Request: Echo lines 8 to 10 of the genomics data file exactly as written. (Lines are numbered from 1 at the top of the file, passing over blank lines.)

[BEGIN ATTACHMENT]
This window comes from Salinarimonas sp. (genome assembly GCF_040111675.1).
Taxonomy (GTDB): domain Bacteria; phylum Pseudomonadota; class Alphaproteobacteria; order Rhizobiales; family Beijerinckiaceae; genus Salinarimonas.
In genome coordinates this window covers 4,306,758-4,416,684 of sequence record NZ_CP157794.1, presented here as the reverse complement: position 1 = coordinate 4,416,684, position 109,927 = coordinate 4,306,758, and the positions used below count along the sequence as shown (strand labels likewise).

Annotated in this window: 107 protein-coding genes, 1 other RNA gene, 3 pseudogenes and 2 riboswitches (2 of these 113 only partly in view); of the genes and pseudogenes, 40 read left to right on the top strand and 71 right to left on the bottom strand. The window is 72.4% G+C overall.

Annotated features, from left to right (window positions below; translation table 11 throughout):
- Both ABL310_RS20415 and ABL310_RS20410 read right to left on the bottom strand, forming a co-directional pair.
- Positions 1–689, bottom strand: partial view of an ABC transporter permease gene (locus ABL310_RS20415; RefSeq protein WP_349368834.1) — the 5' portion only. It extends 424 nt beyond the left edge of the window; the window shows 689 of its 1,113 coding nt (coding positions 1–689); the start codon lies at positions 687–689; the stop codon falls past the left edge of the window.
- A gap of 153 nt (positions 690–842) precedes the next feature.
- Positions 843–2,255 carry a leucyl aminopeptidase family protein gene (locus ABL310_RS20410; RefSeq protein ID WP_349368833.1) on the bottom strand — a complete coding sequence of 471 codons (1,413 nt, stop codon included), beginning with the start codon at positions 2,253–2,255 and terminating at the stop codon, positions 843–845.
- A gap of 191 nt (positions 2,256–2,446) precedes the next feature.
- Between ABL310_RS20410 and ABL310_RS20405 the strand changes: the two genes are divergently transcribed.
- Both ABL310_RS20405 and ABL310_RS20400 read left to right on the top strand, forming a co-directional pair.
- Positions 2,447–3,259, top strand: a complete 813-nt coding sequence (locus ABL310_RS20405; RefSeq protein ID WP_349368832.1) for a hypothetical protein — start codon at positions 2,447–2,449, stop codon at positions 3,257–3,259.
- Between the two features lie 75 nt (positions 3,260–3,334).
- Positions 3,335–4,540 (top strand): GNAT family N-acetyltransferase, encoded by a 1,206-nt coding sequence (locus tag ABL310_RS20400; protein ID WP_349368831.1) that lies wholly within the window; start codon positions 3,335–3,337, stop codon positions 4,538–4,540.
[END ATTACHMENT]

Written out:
- A gap of 153 nt (positions 690–842) precedes the next feature.
- Positions 843–2,255 carry a leucyl aminopeptidase family protein gene (locus ABL310_RS20410; RefSeq protein ID WP_349368833.1) on the bottom strand — a complete coding sequence of 471 codons (1,413 nt, stop codon included), beginning with the start codon at positions 2,253–2,255 and terminating at the stop codon, positions 843–845.
- A gap of 191 nt (positions 2,256–2,446) precedes the next feature.